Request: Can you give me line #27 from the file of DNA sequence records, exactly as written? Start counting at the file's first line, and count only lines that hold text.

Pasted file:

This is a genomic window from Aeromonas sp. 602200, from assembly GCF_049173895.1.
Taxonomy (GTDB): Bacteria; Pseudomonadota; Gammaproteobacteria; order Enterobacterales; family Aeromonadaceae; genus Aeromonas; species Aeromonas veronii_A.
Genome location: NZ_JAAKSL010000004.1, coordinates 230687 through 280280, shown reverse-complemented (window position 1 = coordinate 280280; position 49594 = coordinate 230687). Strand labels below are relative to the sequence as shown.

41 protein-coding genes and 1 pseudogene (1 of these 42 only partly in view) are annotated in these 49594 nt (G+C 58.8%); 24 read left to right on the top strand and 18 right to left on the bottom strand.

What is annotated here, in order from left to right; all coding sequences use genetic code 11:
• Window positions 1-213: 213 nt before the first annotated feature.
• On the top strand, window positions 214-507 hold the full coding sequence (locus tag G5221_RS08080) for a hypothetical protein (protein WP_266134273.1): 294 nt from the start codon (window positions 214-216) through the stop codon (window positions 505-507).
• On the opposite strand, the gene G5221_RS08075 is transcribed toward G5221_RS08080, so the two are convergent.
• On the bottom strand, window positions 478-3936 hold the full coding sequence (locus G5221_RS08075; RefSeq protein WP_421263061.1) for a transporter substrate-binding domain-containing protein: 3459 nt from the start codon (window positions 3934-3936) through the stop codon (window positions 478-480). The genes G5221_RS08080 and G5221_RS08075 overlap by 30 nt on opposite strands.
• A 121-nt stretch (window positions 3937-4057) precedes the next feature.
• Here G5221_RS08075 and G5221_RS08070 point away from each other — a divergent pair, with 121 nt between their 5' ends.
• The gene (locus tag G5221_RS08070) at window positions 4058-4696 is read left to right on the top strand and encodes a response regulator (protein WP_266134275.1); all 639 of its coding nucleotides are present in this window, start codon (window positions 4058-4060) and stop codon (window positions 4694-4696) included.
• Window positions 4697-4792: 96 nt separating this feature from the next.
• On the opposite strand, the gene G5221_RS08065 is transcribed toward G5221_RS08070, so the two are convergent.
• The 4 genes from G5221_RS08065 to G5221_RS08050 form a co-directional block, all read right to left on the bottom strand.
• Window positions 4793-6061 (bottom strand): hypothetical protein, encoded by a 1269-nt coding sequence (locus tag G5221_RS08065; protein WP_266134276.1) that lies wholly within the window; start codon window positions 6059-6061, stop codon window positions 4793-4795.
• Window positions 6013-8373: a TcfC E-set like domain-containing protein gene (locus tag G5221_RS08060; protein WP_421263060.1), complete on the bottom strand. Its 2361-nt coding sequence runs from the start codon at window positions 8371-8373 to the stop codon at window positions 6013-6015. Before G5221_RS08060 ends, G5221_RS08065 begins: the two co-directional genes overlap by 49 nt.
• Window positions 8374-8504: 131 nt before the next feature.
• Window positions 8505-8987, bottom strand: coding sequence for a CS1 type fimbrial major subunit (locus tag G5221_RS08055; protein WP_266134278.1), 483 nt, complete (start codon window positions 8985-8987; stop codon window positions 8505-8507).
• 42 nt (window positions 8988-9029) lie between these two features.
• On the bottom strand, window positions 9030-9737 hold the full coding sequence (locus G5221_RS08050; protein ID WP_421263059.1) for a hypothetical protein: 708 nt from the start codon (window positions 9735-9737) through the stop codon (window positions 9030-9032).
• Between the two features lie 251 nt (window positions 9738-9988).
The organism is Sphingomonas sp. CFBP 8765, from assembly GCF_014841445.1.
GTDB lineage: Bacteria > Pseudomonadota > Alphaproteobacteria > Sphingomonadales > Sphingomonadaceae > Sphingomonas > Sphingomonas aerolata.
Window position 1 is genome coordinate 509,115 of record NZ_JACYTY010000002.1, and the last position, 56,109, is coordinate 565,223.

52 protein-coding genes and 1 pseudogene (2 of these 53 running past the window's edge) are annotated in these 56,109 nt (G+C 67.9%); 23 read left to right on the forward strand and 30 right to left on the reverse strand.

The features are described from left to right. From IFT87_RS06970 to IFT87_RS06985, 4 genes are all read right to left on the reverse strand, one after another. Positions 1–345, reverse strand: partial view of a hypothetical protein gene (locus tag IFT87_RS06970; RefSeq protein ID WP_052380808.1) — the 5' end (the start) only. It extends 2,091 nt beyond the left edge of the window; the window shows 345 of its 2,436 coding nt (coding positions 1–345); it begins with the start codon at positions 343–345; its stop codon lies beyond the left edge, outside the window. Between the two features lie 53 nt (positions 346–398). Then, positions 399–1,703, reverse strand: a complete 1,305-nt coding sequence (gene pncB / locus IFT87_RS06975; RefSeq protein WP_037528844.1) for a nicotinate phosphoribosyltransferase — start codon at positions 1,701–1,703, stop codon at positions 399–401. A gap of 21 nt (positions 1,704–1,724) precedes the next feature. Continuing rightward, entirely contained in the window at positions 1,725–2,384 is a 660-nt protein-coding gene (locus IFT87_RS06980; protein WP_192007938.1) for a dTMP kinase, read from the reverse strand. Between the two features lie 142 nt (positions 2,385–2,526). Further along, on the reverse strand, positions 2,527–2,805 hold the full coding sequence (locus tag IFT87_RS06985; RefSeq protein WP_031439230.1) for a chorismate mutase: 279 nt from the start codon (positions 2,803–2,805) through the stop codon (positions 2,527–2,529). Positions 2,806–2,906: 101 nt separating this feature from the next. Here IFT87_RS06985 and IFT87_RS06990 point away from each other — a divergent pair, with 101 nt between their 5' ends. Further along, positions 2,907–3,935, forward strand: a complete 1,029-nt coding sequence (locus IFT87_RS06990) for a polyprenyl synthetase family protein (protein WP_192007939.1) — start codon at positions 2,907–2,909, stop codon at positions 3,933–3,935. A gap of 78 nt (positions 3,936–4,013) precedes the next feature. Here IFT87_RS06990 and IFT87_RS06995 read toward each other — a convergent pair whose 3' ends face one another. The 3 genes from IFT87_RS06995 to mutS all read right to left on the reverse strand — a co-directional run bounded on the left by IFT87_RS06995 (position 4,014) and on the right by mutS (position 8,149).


The features are described from left to right. From IFT87_RS06970 to IFT87_RS06985, 4 genes are all read right to left on the reverse strand, one after another. Positions 1–345, reverse strand: partial view of a hypothetical protein gene (locus tag IFT87_RS06970; RefSeq protein ID WP_052380808.1) — the 5' end (the start) only. It extends 2,091 nt beyond the left edge of the window; the window shows 345 of its 2,436 coding nt (coding positions 1–345); it begins with the start codon at positions 343–345; its stop codon lies beyond the left edge, outside the window. Between the two features lie 53 nt (positions 346–398). Then, positions 399–1,703, reverse strand: a complete 1,305-nt coding sequence (gene pncB / locus IFT87_RS06975; RefSeq protein WP_037528844.1) for a nicotinate phosphoribosyltransferase — start codon at positions 1,701–1,703, stop codon at positions 399–401. A gap of 21 nt (positions 1,704–1,724) precedes the next feature. Continuing rightward, entirely contained in the window at positions 1,725–2,384 is a 660-nt protein-coding gene (locus IFT87_RS06980; protein WP_192007938.1) for a dTMP kinase, read from the reverse strand. Between the two features lie 142 nt (positions 2,385–2,526). Further along, on the reverse strand, positions 2,527–2,805 hold the full coding sequence (locus tag IFT87_RS06985; RefSeq protein WP_031439230.1) for a chorismate mutase: 279 nt from the start codon (positions 2,803–2,805) through the stop codon (positions 2,527–2,529). Positions 2,806–2,906: 101 nt separating this feature from the next. Here IFT87_RS06985 and IFT87_RS06990 point away from each other — a divergent pair, with 101 nt between their 5' ends. Further along, positions 2,907–3,935, forward strand: a complete 1,029-nt coding sequence (locus IFT87_RS06990) for a polyprenyl synthetase family protein (protein WP_192007939.1) — start codon at positions 2,907–2,909, stop codon at positions 3,933–3,935. A gap of 78 nt (positions 3,936–4,013) precedes the next feature. Here IFT87_RS06990 and IFT87_RS06995 read toward each other — a convergent pair whose 3' ends face one another. The 3 genes from IFT87_RS06995 to mutS all read right to left on the reverse strand — a co-directional run bounded on the left by IFT87_RS06995 (position 4,014) and on the right by mutS (position 8,149).